The compromises are also practical, Stella noted. “When we have a design, we produce the parts for the model, then there’s a van that drives to Cologne, and we lose a couple of days. F1 is such a fast business, you can’t have this way of operating.
“I don’t want to mention the wind tunnel too much because it sounds like an excuse, but it’s definitely a deficit in the quality of the development and in the speed of the development because of all these slow operations that you have to do to just get the parts tested in the wind tunnel.”
McLaren is in the final stages of verifying its new tunnel. This is being done by correlating data from the Toyota tunnel and their new one with models of their older cars. Stella wants models for its current car designs to be developed at home by June.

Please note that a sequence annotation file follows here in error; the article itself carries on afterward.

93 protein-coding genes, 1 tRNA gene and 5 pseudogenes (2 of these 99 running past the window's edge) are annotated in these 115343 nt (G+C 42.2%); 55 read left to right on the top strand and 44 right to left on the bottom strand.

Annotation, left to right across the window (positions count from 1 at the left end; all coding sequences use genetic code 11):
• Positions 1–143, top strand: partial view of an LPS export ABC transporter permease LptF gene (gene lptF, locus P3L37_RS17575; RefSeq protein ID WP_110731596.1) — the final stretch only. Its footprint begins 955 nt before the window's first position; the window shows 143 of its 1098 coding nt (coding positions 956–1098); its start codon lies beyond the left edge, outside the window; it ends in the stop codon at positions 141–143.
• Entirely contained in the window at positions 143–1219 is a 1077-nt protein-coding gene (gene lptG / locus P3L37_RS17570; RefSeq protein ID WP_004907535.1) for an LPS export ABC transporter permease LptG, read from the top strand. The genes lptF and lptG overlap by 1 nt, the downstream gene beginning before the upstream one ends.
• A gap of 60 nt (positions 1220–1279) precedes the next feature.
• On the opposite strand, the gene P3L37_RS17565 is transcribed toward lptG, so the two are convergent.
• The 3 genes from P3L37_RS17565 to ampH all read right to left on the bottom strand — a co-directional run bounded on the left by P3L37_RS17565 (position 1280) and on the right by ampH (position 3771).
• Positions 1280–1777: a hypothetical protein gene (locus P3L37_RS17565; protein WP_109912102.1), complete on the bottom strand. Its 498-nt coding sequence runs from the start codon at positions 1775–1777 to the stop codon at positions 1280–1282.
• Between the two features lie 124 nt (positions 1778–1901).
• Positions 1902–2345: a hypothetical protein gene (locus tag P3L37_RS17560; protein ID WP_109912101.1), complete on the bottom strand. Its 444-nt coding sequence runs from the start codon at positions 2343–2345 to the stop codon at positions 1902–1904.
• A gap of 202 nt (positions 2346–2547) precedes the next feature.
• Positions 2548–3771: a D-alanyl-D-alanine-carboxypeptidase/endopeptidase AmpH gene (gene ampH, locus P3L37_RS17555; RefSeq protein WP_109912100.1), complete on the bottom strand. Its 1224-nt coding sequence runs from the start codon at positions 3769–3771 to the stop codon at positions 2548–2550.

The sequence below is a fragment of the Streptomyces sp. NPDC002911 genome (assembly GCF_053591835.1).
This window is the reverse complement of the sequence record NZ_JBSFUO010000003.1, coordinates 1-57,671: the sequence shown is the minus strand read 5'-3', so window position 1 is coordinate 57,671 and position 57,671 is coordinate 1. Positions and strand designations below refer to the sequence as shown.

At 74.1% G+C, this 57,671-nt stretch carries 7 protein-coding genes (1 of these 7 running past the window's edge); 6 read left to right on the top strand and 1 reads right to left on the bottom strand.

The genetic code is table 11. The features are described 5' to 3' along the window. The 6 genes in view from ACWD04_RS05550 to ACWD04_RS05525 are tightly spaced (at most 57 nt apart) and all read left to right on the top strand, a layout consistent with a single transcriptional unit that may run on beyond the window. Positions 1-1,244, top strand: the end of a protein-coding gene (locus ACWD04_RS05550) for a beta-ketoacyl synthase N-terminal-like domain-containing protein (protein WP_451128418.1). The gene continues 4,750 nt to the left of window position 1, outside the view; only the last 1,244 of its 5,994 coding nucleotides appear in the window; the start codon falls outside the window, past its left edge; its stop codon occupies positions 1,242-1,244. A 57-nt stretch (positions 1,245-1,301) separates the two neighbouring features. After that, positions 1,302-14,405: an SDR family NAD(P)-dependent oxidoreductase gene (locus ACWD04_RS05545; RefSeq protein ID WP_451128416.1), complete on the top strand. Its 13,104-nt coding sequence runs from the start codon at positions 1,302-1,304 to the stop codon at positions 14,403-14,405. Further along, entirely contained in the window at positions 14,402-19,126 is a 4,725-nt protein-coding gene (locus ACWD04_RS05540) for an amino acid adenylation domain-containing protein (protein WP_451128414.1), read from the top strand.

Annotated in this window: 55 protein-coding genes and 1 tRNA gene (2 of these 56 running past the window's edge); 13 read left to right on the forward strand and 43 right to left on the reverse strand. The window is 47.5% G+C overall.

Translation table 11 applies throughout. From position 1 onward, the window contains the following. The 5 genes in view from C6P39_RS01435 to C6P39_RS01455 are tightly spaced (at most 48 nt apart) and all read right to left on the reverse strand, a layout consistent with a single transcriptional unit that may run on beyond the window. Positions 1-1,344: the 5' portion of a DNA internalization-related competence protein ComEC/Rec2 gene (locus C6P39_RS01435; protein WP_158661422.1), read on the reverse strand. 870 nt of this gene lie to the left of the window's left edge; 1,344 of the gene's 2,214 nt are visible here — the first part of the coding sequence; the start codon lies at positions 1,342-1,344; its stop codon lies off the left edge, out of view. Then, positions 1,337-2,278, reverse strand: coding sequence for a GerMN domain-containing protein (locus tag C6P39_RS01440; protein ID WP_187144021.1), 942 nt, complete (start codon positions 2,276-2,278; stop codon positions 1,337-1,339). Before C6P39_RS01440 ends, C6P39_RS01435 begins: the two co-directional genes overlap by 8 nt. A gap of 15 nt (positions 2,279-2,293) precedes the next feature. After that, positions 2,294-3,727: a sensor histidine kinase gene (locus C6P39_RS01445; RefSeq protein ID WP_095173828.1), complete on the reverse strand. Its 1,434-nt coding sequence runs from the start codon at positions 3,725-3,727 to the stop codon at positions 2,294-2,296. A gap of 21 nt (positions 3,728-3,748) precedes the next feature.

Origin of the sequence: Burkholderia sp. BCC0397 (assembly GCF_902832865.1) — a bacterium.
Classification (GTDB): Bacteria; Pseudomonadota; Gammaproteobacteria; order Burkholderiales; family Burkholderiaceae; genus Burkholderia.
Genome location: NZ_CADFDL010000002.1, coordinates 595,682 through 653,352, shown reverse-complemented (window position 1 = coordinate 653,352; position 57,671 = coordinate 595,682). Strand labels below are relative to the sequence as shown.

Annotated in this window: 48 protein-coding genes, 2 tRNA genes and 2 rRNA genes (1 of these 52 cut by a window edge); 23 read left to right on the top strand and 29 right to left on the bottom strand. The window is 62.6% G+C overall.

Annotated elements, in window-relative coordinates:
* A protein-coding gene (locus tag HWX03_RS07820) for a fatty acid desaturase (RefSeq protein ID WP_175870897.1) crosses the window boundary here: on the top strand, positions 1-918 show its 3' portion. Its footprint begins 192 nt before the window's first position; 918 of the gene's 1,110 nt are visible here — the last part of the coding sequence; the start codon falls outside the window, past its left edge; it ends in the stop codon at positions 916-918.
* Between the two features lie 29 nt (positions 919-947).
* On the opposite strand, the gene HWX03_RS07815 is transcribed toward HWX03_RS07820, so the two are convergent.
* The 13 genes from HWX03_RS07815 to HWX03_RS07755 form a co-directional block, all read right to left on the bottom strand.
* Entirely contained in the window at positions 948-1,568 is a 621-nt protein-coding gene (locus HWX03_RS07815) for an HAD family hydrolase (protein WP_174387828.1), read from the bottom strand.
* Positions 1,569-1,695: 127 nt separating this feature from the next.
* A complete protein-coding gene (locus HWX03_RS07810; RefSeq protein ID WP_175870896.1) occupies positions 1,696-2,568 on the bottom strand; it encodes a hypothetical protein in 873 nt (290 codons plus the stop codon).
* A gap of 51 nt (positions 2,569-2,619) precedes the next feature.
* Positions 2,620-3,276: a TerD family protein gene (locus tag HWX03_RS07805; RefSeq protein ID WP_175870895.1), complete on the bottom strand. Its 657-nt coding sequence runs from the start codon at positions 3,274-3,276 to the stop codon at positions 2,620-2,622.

“There’s a process of calibration of the wind tunnel, installation of the methodologies like the ones you use to measure the pressure, to measure the velocity field, to measure the forces,” Stella explained. “All this takes some weeks. That’s where we are in terms of the commissioning phase of the wind tunnel.
“So hardware-wise, if it exists, the fan goes on. It’s really nice from my office because I can hear it, and it’s so reassuring, like ‘wow, we are making progress’. But we can’t yet put the model in there for development.”
On the track, the team which was only narrowly beaten to fourth place in the constructors championship last year began the new season in less competitive shape – a situation it flagged at the launch of its new car. Fixes for both its long-running and unexpected problems are close, but as the team’s rivals press their advantage in the opening races, McLaren will be eager to begin exploiting the benefits its “better infrastructure” should bring.